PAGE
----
Adaptimmune Therapeutics has started a Phase I/II trial of its affinity-enhanced T-cell therapy, which targets the NY-ESO-1 cancer antigen in patients with Stage IIIb or Stage IV non-small cell lung cancer (NSCLC).
The UK-based company is developing the affinity enhanced T-cell therapy targeting NY-ESO-1 under a collaboration agreement with GlaxoSmithKline (GSK).
The trial will include ten patients with locally advanced or metastatic NSCLC whose disease has progressed or not responded to prior therapies.
The company intends to start dosing patients shortly.
Adaptimmune chief medical officer Dr Rafael Amado said: "Lung cancer is the most common cancer worldwide and it is the leading cause of all cancer-related deaths, responsible for approximately one in five cancer deaths.
"NSCLC accounts for the vast majority of these cancer deaths and thus represents a great unmet medical need.
"Our NY-ESO TCR therapeutic candidate is being studied in a number of solid tumors and haematological malignancies including synovial sarcoma, multiple myeloma, melanoma, ovarian cancer and gastric and esophageal cancer.
"This new study marks an important step toward further elucidating the tolerability profile and anti-cancer activity of our promising therapeutic candidate in another cancer, and towards potentially reaching our goal of offering cancer patients an efficacious alternative therapy to current treatments."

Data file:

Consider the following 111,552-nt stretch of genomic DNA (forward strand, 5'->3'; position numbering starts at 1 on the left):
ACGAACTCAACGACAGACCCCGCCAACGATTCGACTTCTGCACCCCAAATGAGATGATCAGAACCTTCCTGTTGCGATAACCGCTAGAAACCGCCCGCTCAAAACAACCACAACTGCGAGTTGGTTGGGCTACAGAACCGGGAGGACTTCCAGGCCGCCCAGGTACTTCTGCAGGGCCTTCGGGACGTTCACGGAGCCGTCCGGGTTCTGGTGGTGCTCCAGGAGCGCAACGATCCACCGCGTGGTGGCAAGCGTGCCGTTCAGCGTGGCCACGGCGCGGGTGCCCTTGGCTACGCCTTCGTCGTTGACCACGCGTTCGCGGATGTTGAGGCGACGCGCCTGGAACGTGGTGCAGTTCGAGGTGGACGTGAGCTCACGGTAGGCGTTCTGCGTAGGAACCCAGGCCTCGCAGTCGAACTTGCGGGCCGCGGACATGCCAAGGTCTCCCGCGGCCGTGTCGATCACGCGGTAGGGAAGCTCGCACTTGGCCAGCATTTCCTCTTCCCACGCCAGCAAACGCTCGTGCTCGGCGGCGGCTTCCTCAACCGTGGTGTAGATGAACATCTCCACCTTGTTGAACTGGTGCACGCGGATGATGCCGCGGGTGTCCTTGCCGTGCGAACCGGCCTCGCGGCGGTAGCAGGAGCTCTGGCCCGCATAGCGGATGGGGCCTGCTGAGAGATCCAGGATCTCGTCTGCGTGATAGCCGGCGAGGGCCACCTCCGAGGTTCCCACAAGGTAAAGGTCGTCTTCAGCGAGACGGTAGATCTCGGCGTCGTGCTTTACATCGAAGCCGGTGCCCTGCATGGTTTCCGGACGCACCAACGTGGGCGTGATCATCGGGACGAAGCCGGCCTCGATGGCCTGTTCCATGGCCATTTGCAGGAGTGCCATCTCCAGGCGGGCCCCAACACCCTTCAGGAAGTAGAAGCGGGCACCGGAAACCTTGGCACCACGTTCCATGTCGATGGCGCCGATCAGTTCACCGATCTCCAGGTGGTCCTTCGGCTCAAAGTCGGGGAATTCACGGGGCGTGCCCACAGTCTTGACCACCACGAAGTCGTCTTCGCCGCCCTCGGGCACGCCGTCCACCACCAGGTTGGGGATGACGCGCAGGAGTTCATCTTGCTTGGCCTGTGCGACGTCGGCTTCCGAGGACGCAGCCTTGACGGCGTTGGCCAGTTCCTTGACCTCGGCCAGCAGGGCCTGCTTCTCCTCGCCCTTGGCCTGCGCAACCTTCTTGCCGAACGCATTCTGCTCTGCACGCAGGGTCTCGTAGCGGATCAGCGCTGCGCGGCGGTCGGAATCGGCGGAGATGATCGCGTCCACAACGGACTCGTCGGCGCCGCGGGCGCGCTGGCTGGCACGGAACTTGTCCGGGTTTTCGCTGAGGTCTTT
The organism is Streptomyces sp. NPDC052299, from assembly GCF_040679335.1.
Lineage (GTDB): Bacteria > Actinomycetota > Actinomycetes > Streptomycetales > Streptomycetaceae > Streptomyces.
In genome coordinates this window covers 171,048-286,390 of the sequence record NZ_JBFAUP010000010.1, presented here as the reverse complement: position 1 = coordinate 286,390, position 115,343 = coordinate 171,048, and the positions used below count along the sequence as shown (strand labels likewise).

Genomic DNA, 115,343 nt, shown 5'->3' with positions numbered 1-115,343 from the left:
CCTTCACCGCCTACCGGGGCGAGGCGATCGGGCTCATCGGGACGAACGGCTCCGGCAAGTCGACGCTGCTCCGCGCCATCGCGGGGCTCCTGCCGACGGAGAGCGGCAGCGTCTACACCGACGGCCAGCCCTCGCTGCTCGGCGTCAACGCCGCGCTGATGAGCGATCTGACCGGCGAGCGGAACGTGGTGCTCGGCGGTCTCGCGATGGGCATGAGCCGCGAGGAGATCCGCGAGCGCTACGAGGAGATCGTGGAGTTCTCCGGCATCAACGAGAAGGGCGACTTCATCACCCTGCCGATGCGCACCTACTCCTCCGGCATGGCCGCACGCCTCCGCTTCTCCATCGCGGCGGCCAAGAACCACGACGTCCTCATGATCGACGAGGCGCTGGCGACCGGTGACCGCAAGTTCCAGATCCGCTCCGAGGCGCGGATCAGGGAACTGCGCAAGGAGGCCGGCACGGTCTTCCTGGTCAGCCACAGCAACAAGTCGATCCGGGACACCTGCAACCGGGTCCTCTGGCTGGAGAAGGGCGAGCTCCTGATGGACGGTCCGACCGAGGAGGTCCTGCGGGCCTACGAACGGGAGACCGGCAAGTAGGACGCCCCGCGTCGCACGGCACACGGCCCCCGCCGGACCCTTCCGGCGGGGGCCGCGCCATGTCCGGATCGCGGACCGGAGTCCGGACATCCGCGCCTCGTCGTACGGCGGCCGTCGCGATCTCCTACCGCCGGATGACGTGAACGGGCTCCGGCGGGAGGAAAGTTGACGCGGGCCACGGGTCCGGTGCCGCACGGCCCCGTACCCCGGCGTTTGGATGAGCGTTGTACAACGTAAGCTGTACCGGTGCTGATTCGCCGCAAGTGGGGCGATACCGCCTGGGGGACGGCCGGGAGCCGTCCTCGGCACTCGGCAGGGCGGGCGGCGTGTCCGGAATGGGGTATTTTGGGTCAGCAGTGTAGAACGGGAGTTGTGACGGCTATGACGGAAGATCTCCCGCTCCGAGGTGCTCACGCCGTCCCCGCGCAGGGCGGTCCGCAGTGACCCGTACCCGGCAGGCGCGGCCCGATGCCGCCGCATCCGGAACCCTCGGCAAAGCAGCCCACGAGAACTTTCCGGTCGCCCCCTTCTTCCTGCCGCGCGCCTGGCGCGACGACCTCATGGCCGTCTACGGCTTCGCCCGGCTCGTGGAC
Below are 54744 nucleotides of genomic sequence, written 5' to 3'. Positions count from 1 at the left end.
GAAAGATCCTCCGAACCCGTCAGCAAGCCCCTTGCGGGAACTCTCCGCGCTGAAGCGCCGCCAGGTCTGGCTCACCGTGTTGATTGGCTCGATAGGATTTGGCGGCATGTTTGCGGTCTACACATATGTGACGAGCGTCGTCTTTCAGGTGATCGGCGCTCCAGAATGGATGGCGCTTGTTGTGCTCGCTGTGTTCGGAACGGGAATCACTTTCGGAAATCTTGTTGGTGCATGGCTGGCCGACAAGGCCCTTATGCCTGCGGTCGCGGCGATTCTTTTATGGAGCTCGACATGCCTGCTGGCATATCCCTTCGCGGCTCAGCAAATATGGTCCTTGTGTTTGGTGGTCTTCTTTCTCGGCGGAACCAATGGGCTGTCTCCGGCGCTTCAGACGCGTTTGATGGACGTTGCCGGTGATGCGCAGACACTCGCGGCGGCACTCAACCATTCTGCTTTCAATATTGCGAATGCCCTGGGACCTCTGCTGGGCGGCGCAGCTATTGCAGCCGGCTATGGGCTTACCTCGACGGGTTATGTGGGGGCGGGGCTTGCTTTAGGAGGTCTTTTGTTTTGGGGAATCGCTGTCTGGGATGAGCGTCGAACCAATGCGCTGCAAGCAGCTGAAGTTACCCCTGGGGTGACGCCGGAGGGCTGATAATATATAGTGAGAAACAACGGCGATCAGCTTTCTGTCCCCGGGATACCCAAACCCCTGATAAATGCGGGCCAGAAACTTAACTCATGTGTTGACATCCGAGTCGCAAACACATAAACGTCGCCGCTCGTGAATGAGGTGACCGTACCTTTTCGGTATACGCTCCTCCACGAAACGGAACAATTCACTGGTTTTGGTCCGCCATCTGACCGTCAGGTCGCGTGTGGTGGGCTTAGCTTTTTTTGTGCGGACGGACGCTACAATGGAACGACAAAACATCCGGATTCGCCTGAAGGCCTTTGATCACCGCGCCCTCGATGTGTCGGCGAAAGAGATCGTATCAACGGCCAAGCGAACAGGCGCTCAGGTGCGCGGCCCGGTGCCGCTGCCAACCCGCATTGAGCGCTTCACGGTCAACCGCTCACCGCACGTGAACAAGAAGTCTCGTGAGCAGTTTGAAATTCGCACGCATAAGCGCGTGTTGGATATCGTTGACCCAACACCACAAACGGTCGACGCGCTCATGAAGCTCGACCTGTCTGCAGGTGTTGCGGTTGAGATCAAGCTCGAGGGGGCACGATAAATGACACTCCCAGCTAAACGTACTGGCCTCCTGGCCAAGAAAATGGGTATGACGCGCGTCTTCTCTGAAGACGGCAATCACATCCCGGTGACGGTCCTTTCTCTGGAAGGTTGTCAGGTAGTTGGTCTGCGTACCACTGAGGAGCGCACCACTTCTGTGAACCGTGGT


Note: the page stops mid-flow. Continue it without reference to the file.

Patients with the HLA-A*0201, HLA-A*0205, and / or HLA-A*0206 allele, whose tumour expresses the NY-ESO-1 tumour antigen, will be eligible to receive a single dose of autologous genetically modified T-cells. These will express affinity optimised TCRs specific for NY-ESO-1.
The trial’s primary objective is to evaluate the safety and tolerability of the company’s affinity enhanced T-cell therapy.
The secondary objectives of the trial include evaluation of efficacy, measurement of genetically modified cells’ persistence in the body, and evaluations of the phenotype and functionality of cells isolated from peripheral blood or tumour post infusion.